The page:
Ice Age mammoth bones and Neanderthal tools found in Swindon

The find has been dubbed the ‘biggest mammoth discovery for a generation’

The remains of five Ice Age steppe mammoths have been unearthed at a quarry near Swindon, where archaeologists have also excavated stone tools made by Neanderthals. The find has been dubbed the ‘biggest mammoth discovery for a generation’, and the bones and tools, thought to be c.210,000-220,000 years old, have raised questions about Neanderthal behaviour and hunting practices.

Archaeologists from DigVentures began investigations at the site in 2019 after amateur fossil-hunters Sally and Neville Hollingsworth found a Neanderthal hand axe close to a mammoth tusk. Using optically stimulated luminescence (OSL) analysis, the team established secure dates for the layers in which they were working, and returning to the site in 2021, their excavations brought further megafauna remains to light, including tusks, teeth, leg bones, and vertebrae, as well as smaller tools (flint scrapers – used to clean fresh animal hides) and tool-making debris.

PHOTO: DigVentures.

Some tools were found within just c.20-30cm of the mammoth bones, but the site’s location in a prehistoric river channel initially made the relationship between the discoveries difficult to determine. ‘This is a palaeo-river channel, so quite possibly they could have rolled in from very different time periods, separated by thousands of years, and be completely unrelated,’ said Brendon Wilkins, Projects Director at DigVentures.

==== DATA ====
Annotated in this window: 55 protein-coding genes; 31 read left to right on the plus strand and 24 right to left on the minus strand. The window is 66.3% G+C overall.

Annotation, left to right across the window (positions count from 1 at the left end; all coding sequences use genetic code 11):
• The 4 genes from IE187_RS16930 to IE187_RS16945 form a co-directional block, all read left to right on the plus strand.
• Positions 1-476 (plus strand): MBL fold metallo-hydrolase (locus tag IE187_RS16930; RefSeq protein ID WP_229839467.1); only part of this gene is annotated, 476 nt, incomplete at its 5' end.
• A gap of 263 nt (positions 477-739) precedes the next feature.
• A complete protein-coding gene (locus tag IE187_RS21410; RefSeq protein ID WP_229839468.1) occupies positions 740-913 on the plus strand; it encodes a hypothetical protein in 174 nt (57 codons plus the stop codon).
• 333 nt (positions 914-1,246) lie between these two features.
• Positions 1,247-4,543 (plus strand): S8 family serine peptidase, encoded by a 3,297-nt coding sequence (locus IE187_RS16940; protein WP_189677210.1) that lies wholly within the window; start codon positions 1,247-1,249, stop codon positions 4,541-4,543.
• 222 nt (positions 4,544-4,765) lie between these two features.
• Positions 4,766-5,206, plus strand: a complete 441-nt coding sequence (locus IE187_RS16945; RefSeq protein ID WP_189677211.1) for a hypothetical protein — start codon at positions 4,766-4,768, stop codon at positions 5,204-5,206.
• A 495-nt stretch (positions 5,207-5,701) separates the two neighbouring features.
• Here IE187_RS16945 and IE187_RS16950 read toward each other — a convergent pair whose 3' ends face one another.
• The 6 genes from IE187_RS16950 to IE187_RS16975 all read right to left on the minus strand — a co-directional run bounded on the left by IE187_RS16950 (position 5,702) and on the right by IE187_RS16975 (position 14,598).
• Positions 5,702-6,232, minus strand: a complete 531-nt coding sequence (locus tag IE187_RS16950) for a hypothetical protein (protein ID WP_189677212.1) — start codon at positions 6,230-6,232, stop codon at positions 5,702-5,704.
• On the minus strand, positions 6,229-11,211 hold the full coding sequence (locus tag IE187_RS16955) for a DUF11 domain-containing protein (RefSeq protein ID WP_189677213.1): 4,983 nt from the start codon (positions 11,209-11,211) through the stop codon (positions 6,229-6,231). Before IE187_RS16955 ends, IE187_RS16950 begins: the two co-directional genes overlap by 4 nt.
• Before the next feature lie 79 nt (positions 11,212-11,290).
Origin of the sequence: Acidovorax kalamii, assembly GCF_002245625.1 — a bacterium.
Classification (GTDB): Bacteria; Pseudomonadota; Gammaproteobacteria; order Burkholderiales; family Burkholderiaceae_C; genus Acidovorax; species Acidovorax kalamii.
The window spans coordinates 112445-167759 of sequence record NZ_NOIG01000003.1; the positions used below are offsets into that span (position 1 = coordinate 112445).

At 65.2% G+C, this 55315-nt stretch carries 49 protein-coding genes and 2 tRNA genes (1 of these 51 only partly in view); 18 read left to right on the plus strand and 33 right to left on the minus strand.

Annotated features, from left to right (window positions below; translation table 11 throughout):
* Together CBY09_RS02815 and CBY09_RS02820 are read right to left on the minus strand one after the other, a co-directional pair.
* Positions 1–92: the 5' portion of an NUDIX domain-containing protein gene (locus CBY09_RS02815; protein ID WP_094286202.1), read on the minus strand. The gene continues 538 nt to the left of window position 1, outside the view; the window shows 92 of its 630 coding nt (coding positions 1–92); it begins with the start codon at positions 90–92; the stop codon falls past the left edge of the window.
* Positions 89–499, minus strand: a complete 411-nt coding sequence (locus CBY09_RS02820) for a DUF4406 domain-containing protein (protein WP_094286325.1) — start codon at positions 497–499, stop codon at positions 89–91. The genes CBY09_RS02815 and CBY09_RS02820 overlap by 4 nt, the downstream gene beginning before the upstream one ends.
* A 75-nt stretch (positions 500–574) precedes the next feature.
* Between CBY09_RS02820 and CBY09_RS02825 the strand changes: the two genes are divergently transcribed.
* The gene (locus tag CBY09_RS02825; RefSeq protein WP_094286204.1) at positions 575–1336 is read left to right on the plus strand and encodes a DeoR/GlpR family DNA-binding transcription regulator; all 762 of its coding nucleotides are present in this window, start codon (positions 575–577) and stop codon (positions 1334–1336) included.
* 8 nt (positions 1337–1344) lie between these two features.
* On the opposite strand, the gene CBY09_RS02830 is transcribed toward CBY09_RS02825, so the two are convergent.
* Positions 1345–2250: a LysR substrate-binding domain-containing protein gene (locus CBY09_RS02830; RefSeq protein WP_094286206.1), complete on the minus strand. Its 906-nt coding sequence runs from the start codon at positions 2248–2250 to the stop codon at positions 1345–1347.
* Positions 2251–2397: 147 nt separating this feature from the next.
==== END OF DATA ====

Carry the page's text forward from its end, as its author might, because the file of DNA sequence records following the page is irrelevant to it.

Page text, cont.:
‘[But] in our second season, we established beyond doubt that this is a primary Palaeolithic site with close association between stone tools and megafauna,’ Brendon said. The site dates to the MIS 7 interglacial period, he explained, when Britain was still part of the continental European landmass. ‘We’re in a “Russian steppe”-like landscape,’ he said, adding that the waterlogged nature of the area meant that the artefacts had survived in an excellent state of preservation, despite their age.

The dating evidence has added clarity, but interpretation continues, with the team exploring the nature of the mammoths’ demise. ‘We’ve got two adults, two juveniles, and an infant, all in the same area,’ said Lisa Westcott Wilkins, DigVentures’ Managing Director. ‘Normally when you see that kind of a jumble you’d think it’s been washed down the river, but this is a primary site. They are lying basically where they fell. Were they hunted or deliberately herded, or simply trapped in the mud of the riverbank and then Neanderthals just took advantage of that and someone killed and scavenged them? We don’t really know yet,’ she said.

Brendon did share one working hypothesis, however: ‘What’s interesting about this site is that there is a cliff edge very close to the palaeoriver channel. So one of the very early hypotheses is that the mammoths were driven over this and ended up in the river channel that way. But this is so early in our project that we’re not really able to say anything with any firm conclusions.’ Some of the bones do appear to bear cut marks, however, which could be traces of butchery and require specialist analysis.

The excavations were funded by Historic England, and further supported by Hills Group and Dr Keith Wilkinson of ARCA (an archaeological consultancy) at the University of Winchester. The discoveries have been explored in a BBC documentary with David Attenborough, Attenborough and the Mammoth Graveyard, available now via BBC iPlayer.